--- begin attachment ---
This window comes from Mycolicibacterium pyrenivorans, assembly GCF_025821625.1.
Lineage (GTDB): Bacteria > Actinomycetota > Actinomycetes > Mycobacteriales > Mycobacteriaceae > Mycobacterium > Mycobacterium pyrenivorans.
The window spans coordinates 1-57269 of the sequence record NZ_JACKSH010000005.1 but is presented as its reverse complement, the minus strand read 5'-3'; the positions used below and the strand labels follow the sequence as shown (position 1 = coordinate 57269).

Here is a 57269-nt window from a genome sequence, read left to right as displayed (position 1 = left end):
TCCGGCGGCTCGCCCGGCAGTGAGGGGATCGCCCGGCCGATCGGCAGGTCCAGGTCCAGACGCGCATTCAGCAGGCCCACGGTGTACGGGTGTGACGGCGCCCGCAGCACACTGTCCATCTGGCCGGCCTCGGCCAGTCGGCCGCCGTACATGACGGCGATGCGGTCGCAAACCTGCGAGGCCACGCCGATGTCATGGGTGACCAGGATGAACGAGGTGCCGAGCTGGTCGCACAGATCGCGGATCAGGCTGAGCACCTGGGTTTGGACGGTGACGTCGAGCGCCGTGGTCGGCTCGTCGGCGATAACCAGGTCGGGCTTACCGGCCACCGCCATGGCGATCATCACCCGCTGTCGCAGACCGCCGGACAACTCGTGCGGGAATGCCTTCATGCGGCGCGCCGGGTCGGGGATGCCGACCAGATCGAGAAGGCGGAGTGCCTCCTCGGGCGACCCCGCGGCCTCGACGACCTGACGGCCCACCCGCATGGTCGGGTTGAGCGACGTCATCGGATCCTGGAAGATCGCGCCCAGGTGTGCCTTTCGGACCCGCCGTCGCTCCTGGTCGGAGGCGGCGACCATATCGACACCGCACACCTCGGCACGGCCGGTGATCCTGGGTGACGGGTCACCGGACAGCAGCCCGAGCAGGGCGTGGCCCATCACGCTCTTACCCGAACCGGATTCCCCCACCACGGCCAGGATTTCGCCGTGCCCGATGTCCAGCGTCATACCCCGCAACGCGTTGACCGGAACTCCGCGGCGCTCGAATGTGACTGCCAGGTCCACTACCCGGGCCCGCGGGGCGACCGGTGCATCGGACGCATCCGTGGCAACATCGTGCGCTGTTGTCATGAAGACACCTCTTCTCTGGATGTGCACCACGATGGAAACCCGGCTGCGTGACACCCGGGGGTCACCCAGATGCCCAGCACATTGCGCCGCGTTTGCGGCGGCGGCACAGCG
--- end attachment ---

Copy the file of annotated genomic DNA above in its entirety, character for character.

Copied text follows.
This window comes from Mycolicibacterium pyrenivorans, assembly GCF_025821625.1.
Lineage (GTDB): Bacteria > Actinomycetota > Actinomycetes > Mycobacteriales > Mycobacteriaceae > Mycobacterium > Mycobacterium pyrenivorans.
The window spans coordinates 1-57269 of the sequence record NZ_JACKSH010000005.1 but is presented as its reverse complement, the minus strand read 5'-3'; the positions used below and the strand labels follow the sequence as shown (position 1 = coordinate 57269).

Here is a 57269-nt window from a genome sequence, read left to right as displayed (position 1 = left end):
TCCGGCGGCTCGCCCGGCAGTGAGGGGATCGCCCGGCCGATCGGCAGGTCCAGGTCCAGACGCGCATTCAGCAGGCCCACGGTGTACGGGTGTGACGGCGCCCGCAGCACACTGTCCATCTGGCCGGCCTCGGCCAGTCGGCCGCCGTACATGACGGCGATGCGGTCGCAAACCTGCGAGGCCACGCCGATGTCATGGGTGACCAGGATGAACGAGGTGCCGAGCTGGTCGCACAGATCGCGGATCAGGCTGAGCACCTGGGTTTGGACGGTGACGTCGAGCGCCGTGGTCGGCTCGTCGGCGATAACCAGGTCGGGCTTACCGGCCACCGCCATGGCGATCATCACCCGCTGTCGCAGACCGCCGGACAACTCGTGCGGGAATGCCTTCATGCGGCGCGCCGGGTCGGGGATGCCGACCAGATCGAGAAGGCGGAGTGCCTCCTCGGGCGACCCCGCGGCCTCGACGACCTGACGGCCCACCCGCATGGTCGGGTTGAGCGACGTCATCGGATCCTGGAAGATCGCGCCCAGGTGTGCCTTTCGGACCCGCCGTCGCTCCTGGTCGGAGGCGGCGACCATATCGACACCGCACACCTCGGCACGGCCGGTGATCCTGGGTGACGGGTCACCGGACAGCAGCCCGAGCAGGGCGTGGCCCATCACGCTCTTACCCGAACCGGATTCCCCCACCACGGCCAGGATTTCGCCGTGCCCGATGTCCAGCGTCATACCCCGCAACGCGTTGACCGGAACTCCGCGGCGCTCGAATGTGACTGCCAGGTCCACTACCCGGGCCCGCGGGGCGACCGGTGCATCGGACGCATCCGTGGCAACATCGTGCGCTGTTGTCATGAAGACACCTCTTCTCTGGATGTGCACCACGATGGAAACCCGGCTGCGTGACACCCGGGGGTCACCCAGATGCCCAGCACATTGCGCCGCGTTTGCGGCGGCGGCACAGCG